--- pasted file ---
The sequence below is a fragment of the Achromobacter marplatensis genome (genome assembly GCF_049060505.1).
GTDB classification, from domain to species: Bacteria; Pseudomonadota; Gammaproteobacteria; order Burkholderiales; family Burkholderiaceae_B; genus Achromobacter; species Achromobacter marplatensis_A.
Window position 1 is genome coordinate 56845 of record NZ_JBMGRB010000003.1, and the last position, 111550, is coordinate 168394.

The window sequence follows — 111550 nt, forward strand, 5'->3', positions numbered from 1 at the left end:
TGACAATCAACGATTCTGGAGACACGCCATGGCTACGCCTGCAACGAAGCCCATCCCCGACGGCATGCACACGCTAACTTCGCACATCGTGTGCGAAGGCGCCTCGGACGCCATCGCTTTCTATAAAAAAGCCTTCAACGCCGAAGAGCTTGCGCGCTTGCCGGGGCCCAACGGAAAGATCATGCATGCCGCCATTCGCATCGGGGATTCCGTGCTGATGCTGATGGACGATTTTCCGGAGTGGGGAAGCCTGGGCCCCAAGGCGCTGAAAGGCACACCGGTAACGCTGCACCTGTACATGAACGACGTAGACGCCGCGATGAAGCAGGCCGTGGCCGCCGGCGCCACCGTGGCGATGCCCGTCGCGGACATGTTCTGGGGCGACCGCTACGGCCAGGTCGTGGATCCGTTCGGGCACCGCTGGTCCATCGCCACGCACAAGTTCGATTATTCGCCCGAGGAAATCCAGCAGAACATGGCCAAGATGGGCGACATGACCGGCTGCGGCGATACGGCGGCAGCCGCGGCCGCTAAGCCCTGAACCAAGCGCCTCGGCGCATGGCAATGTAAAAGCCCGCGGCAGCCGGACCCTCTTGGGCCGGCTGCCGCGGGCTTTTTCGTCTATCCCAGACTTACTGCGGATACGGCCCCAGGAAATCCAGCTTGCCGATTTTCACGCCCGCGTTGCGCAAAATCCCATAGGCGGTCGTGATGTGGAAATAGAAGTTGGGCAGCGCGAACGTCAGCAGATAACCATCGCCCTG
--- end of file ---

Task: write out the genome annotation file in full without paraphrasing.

The sequence below is a fragment of the Achromobacter marplatensis genome (genome assembly GCF_049060505.1).
GTDB classification, from domain to species: Bacteria; Pseudomonadota; Gammaproteobacteria; order Burkholderiales; family Burkholderiaceae_B; genus Achromobacter; species Achromobacter marplatensis_A.
Window position 1 is genome coordinate 56845 of record NZ_JBMGRB010000003.1, and the last position, 111550, is coordinate 168394.

The window sequence follows — 111550 nt, forward strand, 5'->3', positions numbered from 1 at the left end:
TGACAATCAACGATTCTGGAGACACGCCATGGCTACGCCTGCAACGAAGCCCATCCCCGACGGCATGCACACGCTAACTTCGCACATCGTGTGCGAAGGCGCCTCGGACGCCATCGCTTTCTATAAAAAAGCCTTCAACGCCGAAGAGCTTGCGCGCTTGCCGGGGCCCAACGGAAAGATCATGCATGCCGCCATTCGCATCGGGGATTCCGTGCTGATGCTGATGGACGATTTTCCGGAGTGGGGAAGCCTGGGCCCCAAGGCGCTGAAAGGCACACCGGTAACGCTGCACCTGTACATGAACGACGTAGACGCCGCGATGAAGCAGGCCGTGGCCGCCGGCGCCACCGTGGCGATGCCCGTCGCGGACATGTTCTGGGGCGACCGCTACGGCCAGGTCGTGGATCCGTTCGGGCACCGCTGGTCCATCGCCACGCACAAGTTCGATTATTCGCCCGAGGAAATCCAGCAGAACATGGCCAAGATGGGCGACATGACCGGCTGCGGCGATACGGCGGCAGCCGCGGCCGCTAAGCCCTGAACCAAGCGCCTCGGCGCATGGCAATGTAAAAGCCCGCGGCAGCCGGACCCTCTTGGGCCGGCTGCCGCGGGCTTTTTCGTCTATCCCAGACTTACTGCGGATACGGCCCCAGGAAATCCAGCTTGCCGATTTTCACGCCCGCGTTGCGCAAAATCCCATAGGCGGTCGTGATGTGGAAATAGAAGTTGGGCAGCGCGAACGTCAGCAGATAACCATCGCCCTG